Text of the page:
On the basis that endurance horses have tended to be lighter, a 420kg endurance horse carrying 75kg would be carrying the equivalent of 17.9% of its own bodyweight. The figure of 420kg is taken from a group of 50 elite horses I had the opportunity to weigh in one of my scientific studies. It’s not that the “average” rider is bigger in endurance but it’s more the case that the horses are generally smaller and so whilst 75kg may have been appropriate for an average show-jumper or eventer it is not equivalent when it comes to a smaller endurance horse.
There is only one study (unpublished) that I am aware of that suggests that rider weight is an important consideration with respect to welfare. This was carried out by a group of researchers at the Equine Research Center, California State Polytechnic University, Pomona in California. They studied the relationship between rider and horse weights at the Tevis Cup in 1995 and 1996. Horses that were eliminated for metabolic reasons were on average carrying a higher % of their bodyweight (around 20%) than horses that finished (18.6%) and there was a similar trend for horses eliminated because of lameness to be carrying a higher %.
But common sense tells us that the more weight we carry the greater the risk of injury. For example, many studies in people show us that being overweight increases the risk of joint and tendon injury. In the case of the overweight person the fat is part of the body. But we could equally well produce the same effect by making a thin person carry around extra weight externally in a rucksack for example.
So what is the solution? Abolishing minimum weight completely might see endurance develop into the equivalent of horse racing or the route camel racing went with the smallest possible riders being preferred. If the minimum weight was increased then this would be to the detriment of all horses.
One solution which would be the fairest would be to ensure that all horses carried a fixed % of their own bodyweight. For example, if the horse was weighed at the start then given a fixed 15% to carry, a 420kg horse would have to carry 63kg and a 550kg horse would have to carry 77kg. Heavier riders on heavier horses, lighter riders on lighter horses and a level playing field.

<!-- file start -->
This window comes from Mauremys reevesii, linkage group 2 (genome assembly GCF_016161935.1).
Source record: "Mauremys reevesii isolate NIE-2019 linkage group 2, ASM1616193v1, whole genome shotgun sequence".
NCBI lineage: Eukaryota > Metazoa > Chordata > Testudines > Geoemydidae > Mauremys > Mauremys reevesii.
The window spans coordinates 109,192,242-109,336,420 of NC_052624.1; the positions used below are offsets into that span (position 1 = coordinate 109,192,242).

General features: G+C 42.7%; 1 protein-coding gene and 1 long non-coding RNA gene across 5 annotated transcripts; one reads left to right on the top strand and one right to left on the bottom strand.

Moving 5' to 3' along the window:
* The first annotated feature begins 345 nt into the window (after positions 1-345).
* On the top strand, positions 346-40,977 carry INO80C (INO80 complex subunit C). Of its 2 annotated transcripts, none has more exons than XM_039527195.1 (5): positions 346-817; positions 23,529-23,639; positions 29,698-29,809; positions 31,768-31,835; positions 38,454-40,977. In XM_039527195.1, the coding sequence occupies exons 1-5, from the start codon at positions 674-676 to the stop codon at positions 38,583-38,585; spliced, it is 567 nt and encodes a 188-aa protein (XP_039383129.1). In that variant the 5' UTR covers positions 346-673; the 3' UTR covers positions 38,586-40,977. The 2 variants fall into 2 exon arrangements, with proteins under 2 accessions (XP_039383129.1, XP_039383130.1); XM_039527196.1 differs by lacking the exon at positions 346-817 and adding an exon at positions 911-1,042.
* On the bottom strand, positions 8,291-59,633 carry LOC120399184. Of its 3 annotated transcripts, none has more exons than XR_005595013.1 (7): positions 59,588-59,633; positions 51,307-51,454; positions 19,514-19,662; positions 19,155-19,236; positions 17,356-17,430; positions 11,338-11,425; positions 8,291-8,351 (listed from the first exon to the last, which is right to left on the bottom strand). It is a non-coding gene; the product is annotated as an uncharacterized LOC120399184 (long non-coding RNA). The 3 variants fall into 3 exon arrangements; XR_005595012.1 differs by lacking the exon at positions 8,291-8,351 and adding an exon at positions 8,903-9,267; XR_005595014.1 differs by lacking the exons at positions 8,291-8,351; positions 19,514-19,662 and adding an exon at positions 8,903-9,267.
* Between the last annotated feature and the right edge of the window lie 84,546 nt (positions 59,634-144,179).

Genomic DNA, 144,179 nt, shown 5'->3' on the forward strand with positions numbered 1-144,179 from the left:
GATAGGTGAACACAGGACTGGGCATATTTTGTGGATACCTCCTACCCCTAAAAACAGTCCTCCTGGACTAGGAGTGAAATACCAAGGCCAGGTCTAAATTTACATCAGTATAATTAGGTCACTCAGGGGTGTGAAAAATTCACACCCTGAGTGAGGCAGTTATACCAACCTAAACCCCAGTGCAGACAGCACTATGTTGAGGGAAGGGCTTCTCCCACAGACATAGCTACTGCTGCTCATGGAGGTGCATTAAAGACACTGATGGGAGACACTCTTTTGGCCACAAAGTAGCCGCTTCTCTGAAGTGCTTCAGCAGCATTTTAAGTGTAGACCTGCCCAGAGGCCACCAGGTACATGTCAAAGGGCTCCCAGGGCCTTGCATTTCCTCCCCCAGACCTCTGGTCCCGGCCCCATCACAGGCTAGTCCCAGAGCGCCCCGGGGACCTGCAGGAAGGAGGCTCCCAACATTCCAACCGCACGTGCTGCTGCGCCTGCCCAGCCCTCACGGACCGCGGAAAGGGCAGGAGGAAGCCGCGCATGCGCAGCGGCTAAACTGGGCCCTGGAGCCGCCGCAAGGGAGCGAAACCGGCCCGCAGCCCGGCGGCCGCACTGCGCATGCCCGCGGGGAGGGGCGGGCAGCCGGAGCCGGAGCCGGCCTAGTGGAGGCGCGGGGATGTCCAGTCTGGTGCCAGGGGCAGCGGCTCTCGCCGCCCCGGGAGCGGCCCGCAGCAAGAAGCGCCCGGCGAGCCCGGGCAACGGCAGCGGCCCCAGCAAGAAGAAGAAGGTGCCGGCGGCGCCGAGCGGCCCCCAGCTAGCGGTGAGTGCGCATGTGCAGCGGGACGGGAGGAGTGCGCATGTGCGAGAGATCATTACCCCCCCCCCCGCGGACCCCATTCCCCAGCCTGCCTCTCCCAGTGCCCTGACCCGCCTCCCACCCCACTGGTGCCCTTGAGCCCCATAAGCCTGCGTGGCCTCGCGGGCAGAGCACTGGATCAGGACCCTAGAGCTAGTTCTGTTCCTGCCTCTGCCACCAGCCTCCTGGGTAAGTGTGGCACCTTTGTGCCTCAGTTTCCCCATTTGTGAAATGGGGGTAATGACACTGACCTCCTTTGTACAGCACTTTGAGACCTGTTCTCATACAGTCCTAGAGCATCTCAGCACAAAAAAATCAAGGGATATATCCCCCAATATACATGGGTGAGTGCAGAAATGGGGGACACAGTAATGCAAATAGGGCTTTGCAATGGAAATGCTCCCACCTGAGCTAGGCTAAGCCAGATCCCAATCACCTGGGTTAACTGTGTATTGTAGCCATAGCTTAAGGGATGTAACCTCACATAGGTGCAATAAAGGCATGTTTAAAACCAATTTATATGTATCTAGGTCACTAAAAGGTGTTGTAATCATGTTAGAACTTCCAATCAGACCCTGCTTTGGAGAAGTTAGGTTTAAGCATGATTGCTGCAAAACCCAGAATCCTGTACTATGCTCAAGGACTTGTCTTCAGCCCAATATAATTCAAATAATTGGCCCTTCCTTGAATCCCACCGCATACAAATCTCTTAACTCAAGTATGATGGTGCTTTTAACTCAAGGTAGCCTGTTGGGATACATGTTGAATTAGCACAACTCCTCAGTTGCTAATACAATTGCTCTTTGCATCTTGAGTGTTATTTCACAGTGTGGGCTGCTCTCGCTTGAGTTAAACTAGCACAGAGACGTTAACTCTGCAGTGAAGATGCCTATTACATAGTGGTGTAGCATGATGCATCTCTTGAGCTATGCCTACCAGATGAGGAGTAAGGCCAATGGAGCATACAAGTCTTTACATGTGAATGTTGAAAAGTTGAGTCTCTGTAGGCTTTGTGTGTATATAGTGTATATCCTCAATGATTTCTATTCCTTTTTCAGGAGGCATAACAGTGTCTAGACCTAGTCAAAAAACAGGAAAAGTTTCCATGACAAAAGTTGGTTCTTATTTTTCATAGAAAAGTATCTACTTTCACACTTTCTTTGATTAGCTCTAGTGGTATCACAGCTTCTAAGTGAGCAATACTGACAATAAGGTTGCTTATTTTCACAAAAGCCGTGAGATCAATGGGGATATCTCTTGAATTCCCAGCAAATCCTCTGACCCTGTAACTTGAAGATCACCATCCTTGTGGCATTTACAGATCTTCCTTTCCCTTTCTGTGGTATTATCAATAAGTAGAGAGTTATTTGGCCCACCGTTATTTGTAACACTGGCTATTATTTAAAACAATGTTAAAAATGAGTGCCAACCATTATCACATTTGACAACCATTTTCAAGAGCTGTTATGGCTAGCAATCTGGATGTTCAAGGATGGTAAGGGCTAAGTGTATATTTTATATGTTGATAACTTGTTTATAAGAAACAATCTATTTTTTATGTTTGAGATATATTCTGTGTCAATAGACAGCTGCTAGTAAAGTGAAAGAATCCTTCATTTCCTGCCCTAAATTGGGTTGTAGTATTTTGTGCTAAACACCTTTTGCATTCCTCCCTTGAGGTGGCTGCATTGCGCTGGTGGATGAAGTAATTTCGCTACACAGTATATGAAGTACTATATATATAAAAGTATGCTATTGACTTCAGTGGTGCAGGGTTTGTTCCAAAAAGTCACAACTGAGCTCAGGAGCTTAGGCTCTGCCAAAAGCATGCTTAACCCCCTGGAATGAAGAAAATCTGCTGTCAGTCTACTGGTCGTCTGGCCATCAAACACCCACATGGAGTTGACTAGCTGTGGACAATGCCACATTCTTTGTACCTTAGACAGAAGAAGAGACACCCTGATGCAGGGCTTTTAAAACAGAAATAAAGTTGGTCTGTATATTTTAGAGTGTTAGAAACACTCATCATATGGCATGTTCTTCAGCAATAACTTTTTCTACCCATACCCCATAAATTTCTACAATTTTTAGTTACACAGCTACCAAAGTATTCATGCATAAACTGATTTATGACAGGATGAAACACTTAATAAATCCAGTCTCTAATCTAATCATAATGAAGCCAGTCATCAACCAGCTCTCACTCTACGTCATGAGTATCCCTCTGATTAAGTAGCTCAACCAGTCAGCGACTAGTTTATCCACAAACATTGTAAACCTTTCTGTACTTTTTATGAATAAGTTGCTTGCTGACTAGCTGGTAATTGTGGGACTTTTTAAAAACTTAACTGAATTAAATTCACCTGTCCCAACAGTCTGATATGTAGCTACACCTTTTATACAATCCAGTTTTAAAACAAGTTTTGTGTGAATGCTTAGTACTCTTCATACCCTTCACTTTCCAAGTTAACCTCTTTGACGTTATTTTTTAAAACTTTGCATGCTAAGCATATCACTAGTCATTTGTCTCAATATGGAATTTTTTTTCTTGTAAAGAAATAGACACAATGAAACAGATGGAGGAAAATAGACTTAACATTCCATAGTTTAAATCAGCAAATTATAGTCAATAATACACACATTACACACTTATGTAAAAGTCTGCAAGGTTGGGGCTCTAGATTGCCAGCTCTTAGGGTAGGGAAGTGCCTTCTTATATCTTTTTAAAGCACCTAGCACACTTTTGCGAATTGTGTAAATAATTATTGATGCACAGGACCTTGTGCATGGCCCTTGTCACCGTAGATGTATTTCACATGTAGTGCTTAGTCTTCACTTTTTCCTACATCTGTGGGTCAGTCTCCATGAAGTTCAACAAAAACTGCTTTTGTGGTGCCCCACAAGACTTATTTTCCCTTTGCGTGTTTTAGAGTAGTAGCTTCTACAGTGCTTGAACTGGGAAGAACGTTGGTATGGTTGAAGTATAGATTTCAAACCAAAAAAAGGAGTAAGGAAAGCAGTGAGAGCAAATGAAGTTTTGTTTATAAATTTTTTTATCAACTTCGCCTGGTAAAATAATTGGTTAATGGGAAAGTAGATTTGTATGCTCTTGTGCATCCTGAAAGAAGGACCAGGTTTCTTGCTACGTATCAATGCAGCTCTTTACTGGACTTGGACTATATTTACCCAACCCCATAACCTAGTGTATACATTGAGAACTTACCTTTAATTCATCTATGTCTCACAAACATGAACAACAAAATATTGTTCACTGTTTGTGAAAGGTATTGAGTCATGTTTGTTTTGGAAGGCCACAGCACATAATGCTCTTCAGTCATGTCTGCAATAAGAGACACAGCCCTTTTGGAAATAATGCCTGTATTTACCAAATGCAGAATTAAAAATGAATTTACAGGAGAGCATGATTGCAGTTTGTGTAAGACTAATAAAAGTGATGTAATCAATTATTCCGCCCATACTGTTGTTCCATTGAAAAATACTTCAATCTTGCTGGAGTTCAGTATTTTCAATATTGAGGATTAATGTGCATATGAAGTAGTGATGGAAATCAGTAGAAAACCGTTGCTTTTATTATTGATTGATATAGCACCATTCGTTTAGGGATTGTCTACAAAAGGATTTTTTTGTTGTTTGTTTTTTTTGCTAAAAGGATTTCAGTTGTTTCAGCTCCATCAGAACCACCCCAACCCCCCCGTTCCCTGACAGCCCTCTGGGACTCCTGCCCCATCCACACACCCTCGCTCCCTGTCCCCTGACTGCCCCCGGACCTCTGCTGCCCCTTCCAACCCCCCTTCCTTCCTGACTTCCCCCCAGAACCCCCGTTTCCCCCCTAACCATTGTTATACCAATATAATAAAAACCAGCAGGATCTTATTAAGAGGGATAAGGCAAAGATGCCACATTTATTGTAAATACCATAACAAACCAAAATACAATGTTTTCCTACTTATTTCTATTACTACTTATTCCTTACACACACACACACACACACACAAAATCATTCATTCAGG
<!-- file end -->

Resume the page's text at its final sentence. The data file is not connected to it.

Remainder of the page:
Another solution would be to have weight classes such that the starting weight of the horse and rider were taken into account but that all riders ride in the same class. Again, lighter riders on the smallest horses, medium riders on medium sized horses and the largest riders on the largest horses.
Another option is of course to accept that the system should be left alone. As data are not available on horse and rider weights it is hard to estimate how many riders must currently carry lead in FEI classes. But given the high prevalence of orthopaedic injury in endurance, I believe that some consideration should be given to the issue.
Another possibility would be to reduce the minimum weight to 15% of 420kg, which equates to ~63kg. This would be equivalent to the minimum weight of 75kg used on a 550kg larger event or show jumping horse. A lower figure of around 63kg would be fairer to smaller riders and would also potentially be in the interests of horse welfare, provided that the type of horses used in endurance continue to be closer to 420kg than to 550kg.
Finally, if we want to improve welfare then we should be looking at a rule which says there is a MAXIMUM amount a horse should be allowed to carry as a % of its bodyweight.
In conclusion, the current minimum weight of 75kg for FEI 3* and 4* has not been applied with any sensible forethought. It’s not been applied on the basis of either the weight of the average endurance rider nor on the weight of the average endurance horse. It’s simply been adopted because it was used in Eventing and Show-Jumping. Given the high prevalence of lameness in endurance its time the rule on weights was properly reviewed.